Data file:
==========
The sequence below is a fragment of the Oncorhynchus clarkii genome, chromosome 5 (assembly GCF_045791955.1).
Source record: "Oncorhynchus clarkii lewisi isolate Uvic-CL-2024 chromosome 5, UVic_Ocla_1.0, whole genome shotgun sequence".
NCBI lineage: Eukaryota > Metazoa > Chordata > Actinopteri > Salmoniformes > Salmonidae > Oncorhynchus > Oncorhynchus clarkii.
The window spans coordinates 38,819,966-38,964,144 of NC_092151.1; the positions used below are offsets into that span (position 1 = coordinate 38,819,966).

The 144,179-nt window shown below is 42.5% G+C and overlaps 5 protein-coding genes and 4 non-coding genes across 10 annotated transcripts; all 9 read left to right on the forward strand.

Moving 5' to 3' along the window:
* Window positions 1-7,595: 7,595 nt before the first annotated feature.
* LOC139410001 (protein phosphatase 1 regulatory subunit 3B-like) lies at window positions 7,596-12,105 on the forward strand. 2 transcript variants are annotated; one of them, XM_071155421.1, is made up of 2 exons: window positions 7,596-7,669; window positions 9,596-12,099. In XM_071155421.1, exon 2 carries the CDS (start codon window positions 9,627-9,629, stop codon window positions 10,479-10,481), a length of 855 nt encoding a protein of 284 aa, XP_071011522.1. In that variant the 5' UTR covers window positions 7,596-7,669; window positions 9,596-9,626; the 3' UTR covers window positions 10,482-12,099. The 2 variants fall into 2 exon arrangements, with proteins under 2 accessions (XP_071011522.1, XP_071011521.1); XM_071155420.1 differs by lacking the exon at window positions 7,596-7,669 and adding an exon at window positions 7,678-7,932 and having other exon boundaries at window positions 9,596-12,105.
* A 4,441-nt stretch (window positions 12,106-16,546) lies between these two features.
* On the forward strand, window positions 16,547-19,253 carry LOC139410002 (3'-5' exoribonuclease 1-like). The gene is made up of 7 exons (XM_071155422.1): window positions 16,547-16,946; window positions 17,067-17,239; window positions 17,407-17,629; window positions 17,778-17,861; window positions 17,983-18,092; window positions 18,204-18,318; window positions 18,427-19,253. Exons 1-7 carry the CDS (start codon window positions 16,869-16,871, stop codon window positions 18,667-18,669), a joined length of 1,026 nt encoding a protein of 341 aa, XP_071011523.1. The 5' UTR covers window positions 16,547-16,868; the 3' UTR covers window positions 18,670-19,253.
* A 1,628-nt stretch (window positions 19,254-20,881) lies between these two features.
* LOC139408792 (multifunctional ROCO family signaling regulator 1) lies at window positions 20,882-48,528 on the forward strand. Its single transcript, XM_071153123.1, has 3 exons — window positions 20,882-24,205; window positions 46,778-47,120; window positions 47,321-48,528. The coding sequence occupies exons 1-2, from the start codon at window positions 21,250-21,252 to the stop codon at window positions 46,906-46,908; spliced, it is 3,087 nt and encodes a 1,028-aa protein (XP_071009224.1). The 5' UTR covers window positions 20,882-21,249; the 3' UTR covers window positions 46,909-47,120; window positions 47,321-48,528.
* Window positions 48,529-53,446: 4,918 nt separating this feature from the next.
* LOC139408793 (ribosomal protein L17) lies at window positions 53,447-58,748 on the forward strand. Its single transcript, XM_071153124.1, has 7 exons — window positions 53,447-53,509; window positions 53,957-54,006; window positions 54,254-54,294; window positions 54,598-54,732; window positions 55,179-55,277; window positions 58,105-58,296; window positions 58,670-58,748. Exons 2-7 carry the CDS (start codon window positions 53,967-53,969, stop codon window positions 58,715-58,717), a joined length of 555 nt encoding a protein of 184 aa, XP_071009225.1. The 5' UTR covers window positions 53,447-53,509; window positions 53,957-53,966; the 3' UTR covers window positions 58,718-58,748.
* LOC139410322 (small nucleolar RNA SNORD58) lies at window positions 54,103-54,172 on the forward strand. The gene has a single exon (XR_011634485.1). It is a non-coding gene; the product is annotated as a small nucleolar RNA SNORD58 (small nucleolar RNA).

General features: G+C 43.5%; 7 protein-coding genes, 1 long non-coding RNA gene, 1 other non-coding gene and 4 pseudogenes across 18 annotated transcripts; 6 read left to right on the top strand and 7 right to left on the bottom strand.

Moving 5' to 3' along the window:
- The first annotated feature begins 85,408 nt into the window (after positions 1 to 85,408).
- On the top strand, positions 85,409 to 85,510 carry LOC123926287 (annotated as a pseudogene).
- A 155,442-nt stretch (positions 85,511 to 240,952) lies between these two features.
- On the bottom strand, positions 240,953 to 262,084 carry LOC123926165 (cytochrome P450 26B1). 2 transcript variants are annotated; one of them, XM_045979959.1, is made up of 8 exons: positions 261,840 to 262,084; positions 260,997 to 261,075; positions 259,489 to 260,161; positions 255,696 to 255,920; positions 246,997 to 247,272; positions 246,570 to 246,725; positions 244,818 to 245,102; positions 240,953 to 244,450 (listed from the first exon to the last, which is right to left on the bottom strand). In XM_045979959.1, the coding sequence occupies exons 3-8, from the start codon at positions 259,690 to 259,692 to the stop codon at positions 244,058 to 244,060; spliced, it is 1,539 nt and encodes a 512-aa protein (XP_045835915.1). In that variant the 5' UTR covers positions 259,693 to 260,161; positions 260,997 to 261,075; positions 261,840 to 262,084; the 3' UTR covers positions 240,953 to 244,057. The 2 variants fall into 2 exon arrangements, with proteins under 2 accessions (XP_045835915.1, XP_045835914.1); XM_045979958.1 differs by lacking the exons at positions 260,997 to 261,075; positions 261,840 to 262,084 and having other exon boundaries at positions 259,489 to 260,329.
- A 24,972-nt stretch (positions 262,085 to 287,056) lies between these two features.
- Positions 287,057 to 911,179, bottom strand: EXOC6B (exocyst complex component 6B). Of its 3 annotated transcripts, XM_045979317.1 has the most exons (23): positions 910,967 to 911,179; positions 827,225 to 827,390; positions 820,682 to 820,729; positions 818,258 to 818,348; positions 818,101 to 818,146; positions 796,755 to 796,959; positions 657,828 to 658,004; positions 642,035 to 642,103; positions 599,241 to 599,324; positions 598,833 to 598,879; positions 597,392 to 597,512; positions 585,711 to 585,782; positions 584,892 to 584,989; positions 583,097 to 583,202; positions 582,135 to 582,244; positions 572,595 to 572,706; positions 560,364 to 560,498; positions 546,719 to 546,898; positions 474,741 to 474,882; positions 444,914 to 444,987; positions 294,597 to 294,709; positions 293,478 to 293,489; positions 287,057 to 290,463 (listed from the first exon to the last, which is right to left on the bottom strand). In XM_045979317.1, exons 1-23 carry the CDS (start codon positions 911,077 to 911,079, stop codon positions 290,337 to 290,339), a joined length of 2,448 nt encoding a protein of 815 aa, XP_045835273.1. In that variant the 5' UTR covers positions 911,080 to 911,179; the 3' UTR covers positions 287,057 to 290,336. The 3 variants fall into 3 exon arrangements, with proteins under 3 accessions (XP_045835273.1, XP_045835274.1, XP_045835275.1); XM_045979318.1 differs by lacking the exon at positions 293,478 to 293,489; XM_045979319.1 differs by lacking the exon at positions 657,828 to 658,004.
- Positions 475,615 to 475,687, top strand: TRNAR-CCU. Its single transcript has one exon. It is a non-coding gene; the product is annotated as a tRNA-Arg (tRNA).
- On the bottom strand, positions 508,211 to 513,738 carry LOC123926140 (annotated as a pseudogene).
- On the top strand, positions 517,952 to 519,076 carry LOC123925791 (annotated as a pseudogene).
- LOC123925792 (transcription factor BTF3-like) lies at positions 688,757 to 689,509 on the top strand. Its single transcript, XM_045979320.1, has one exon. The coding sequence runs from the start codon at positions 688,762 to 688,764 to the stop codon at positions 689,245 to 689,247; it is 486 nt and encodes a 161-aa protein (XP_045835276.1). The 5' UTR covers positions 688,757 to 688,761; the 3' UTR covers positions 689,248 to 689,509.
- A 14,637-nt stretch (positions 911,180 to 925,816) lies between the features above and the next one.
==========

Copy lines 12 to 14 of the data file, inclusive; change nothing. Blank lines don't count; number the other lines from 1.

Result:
* LOC139408792 (multifunctional ROCO family signaling regulator 1) lies at window positions 20,882-48,528 on the forward strand. Its single transcript, XM_071153123.1, has 3 exons — window positions 20,882-24,205; window positions 46,778-47,120; window positions 47,321-48,528. The coding sequence occupies exons 1-2, from the start codon at window positions 21,250-21,252 to the stop codon at window positions 46,906-46,908; spliced, it is 3,087 nt and encodes a 1,028-aa protein (XP_071009224.1). The 5' UTR covers window positions 20,882-21,249; the 3' UTR covers window positions 46,909-47,120; window positions 47,321-48,528.
* Window positions 48,529-53,446: 4,918 nt separating this feature from the next.
* LOC139408793 (ribosomal protein L17) lies at window positions 53,447-58,748 on the forward strand. Its single transcript, XM_071153124.1, has 7 exons — window positions 53,447-53,509; window positions 53,957-54,006; window positions 54,254-54,294; window positions 54,598-54,732; window positions 55,179-55,277; window positions 58,105-58,296; window positions 58,670-58,748. Exons 2-7 carry the CDS (start codon window positions 53,967-53,969, stop codon window positions 58,715-58,717), a joined length of 555 nt encoding a protein of 184 aa, XP_071009225.1. The 5' UTR covers window positions 53,447-53,509; window positions 53,957-53,966; the 3' UTR covers window positions 58,718-58,748.